“ ‘When I was a child, I spake as a child,’ ” Gabe said in his oddly endearing way, and placed an old photo booth strip of Blue and Elisa back into the box. “ ‘But when I became a man . . .’ ”
And Blue thought he had. But here he found himself, overworked yet near penniless under the weight of crushing debt. He would have readily traded some of his cooking skills for an ounce of business acumen, but, alas, the intricacies of
keeping the restaurant solvent had eluded him. Not exactly as planned.
Outside Frenchy’s to grab a smoke, his cellphone buzzed. Blocked call, unlisted: his mother. “Hello, my lovely boy,” she said, her voice weaker than ever. “How’s it going up there?”
“So far so good. How you? How’s your new, what do you call it, home health aide?”
“No use complaining.” She wheezed, breath heavy against the receiver. “So tell me. Where are you right now?”
“We’re still on the road.”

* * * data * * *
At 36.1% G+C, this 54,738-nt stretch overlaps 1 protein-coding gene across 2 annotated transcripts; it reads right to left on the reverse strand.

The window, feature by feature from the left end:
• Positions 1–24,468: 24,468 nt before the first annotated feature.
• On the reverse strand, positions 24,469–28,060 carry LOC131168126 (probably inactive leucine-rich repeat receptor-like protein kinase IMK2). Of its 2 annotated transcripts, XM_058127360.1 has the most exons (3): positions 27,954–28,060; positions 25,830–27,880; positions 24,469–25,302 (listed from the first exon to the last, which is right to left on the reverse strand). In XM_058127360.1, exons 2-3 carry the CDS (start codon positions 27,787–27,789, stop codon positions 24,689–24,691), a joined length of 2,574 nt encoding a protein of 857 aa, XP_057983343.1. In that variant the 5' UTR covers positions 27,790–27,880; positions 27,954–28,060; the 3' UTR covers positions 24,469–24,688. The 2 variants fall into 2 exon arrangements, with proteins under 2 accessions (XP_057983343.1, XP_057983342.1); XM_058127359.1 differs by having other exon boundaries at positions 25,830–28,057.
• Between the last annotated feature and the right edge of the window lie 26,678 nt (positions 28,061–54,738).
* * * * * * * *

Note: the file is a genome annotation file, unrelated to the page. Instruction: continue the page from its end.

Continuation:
“You mean at the airport?”
“No, on our way up to Cape Breton.” Silence. “Mom?”
“You . . . You told me you were just going to see the lawyer in Halifax and sign the papers.”
“I figured we’d swing by the house first. You know, just to see it.”
“No, no, no. Your grandmother . . . No. You barely knew her, Mickey.”
“Whose fault is that?” Blue said, and immediately regretted it.
, he reminded himself.
You know how sick she is. How much she loves you.
The sense memory of Bengay and Tiger Balm assaulted him.
This whole trip, though, it was colored by his mother and her decision to haul him as a child out of Canada twenty-five years prior. He often felt that she’d robbed him, taken away his claim to his grandmother, the community, and this land as a whole. And now that his grandmother had died, his only connection to her was the house she’d left him in her will, in the hope, perhaps, that he would return to Starling Cove. Little had Grandma Flora known he was so hard up for money that he would have no choice but to sell the house as soon as possible.
He needed the rest of them along to make it feel less mercenary than it really was.
“She’s gone,” he said softly, and shook away the smell. “Don’t worry about me. Besides, it’s not like I’m alone, I’m up here with Elisa and Jason.” He cast an eye through the store window, though all he could see was his own distorted image reflected back at him from the smudged glass; too difficult to explain Gabe, who the glorified busboy was to Blue, and who he was not. “We’ll be fine. I swear.”